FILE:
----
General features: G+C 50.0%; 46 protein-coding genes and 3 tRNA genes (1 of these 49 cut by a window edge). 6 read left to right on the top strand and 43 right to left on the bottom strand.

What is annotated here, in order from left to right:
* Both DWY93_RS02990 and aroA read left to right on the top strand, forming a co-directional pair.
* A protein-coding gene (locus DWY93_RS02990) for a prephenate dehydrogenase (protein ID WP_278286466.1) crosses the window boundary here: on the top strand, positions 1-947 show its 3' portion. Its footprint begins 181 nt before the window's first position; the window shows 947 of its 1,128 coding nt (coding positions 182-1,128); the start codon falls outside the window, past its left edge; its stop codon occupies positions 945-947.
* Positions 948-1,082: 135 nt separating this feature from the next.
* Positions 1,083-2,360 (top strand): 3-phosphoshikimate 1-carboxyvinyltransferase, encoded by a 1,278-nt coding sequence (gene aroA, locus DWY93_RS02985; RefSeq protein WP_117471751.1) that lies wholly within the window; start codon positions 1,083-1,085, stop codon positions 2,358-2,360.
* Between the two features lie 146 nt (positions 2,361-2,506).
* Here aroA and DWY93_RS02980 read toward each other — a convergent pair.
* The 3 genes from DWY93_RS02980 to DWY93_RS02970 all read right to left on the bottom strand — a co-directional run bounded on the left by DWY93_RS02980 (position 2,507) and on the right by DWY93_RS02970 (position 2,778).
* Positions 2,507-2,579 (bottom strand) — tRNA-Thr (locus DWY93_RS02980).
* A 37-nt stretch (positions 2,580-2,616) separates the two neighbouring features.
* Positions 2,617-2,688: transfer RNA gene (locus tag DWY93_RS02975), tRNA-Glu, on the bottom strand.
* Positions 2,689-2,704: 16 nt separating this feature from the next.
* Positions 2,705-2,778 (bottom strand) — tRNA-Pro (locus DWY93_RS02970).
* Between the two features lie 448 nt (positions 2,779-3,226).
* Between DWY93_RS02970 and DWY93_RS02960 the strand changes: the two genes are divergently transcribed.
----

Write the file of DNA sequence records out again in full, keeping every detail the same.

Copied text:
General features: G+C 50.0%; 46 protein-coding genes and 3 tRNA genes (1 of these 49 cut by a window edge). 6 read left to right on the top strand and 43 right to left on the bottom strand.

What is annotated here, in order from left to right:
* Both DWY93_RS02990 and aroA read left to right on the top strand, forming a co-directional pair.
* A protein-coding gene (locus DWY93_RS02990) for a prephenate dehydrogenase (protein ID WP_278286466.1) crosses the window boundary here: on the top strand, positions 1-947 show its 3' portion. Its footprint begins 181 nt before the window's first position; the window shows 947 of its 1,128 coding nt (coding positions 182-1,128); the start codon falls outside the window, past its left edge; its stop codon occupies positions 945-947.
* Positions 948-1,082: 135 nt separating this feature from the next.
* Positions 1,083-2,360 (top strand): 3-phosphoshikimate 1-carboxyvinyltransferase, encoded by a 1,278-nt coding sequence (gene aroA, locus DWY93_RS02985; RefSeq protein WP_117471751.1) that lies wholly within the window; start codon positions 1,083-1,085, stop codon positions 2,358-2,360.
* Between the two features lie 146 nt (positions 2,361-2,506).
* Here aroA and DWY93_RS02980 read toward each other — a convergent pair.
* The 3 genes from DWY93_RS02980 to DWY93_RS02970 all read right to left on the bottom strand — a co-directional run bounded on the left by DWY93_RS02980 (position 2,507) and on the right by DWY93_RS02970 (position 2,778).
* Positions 2,507-2,579 (bottom strand) — tRNA-Thr (locus DWY93_RS02980).
* A 37-nt stretch (positions 2,580-2,616) separates the two neighbouring features.
* Positions 2,617-2,688: transfer RNA gene (locus tag DWY93_RS02975), tRNA-Glu, on the bottom strand.
* Positions 2,689-2,704: 16 nt separating this feature from the next.
* Positions 2,705-2,778 (bottom strand) — tRNA-Pro (locus DWY93_RS02970).
* Between the two features lie 448 nt (positions 2,779-3,226).
* Between DWY93_RS02970 and DWY93_RS02960 the strand changes: the two genes are divergently transcribed.